Taiwan holds it next presidential election in January 2016, with Eric Chu, the KMT presidential candidate, facing Tsai Ing-wen for the DPP.

Beijing policymakers would much rather see victory for the China-friendly KMT than for the DPP, which takes a more cautious stance on relations with China and is more amenable to the idea of Taiwanese independence.

So while closer economic links with the mainland bring greater opportunities for Taiwan’s economy, they also pose new challenges as the island becomes more economically dependent on China at a time when political differences remain unresolved. China passed a law in 2005 approving the use of force if Taiwan formally declared independence.

Monday, December 14, 2015

India and Israel: Similar Paths

Henry Srebrnik, [Summerside, PEI] Journal Pioneer
India and Israel have had remarkably similar political trajectories since their formation in the mid-twentieth century.

Both were born of partition and the transfer of populations, and both were immediately plunged into war. Both were founded by left-wing secular intellectuals, who became the respective face of their country, and both were governed by secular social democratic parties for the following three decades.

In both nations, the intensification of religiously-based nationalism, a consequence of ongoing feuds with hostile neighbours, has led to rule by parties of the right, supported by devout members of their respective majority faiths.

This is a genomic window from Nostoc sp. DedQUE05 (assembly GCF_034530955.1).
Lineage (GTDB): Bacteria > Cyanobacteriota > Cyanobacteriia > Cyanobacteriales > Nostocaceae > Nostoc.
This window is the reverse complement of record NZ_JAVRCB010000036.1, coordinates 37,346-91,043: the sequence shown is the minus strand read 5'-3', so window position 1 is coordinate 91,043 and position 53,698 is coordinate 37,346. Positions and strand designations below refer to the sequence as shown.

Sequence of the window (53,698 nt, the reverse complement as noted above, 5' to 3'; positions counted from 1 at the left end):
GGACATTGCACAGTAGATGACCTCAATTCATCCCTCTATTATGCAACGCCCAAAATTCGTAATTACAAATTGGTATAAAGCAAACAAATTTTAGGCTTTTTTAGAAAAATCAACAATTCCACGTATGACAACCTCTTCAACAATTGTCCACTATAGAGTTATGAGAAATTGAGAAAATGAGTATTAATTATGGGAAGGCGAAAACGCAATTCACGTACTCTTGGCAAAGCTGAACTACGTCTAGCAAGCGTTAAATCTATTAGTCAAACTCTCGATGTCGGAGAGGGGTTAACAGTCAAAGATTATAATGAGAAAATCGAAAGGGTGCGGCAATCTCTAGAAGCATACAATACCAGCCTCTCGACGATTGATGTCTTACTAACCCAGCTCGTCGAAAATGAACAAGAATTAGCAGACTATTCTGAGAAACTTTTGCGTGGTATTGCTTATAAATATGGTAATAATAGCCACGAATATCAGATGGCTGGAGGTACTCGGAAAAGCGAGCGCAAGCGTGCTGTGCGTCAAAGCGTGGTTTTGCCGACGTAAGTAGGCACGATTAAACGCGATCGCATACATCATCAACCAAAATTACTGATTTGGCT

As well, in both, interventionist state involvement in the economy in order to facilitate social change has given way to free market capitalism.

The British Indian Empire achieved independence in 1947 through the partition of the subcontinent, one based on religious identity, leading to the creation of a Muslim Pakistan and an India overwhelmingly Hindu in population.

One year later, Britain’s mandate over Palestine came to an end, and a UN-supported plan to create an Arab and Jewish state was supposed to come into effect. Though the Jewish state became Israel, for a variety of reasons no Palestinian Arab state emerged, its territories instead attached to Egypt and Jordan.

There was in both cases massive displacement of populations. The partition of India led to more than one million deaths due to communal violence. Millions of Hindu and Sikh refugees moved from the new Pakistan to India, while millions of Muslims left India for Pakistan. Upwards of 18 million Hindus, Sikhs and Muslims were uprooted.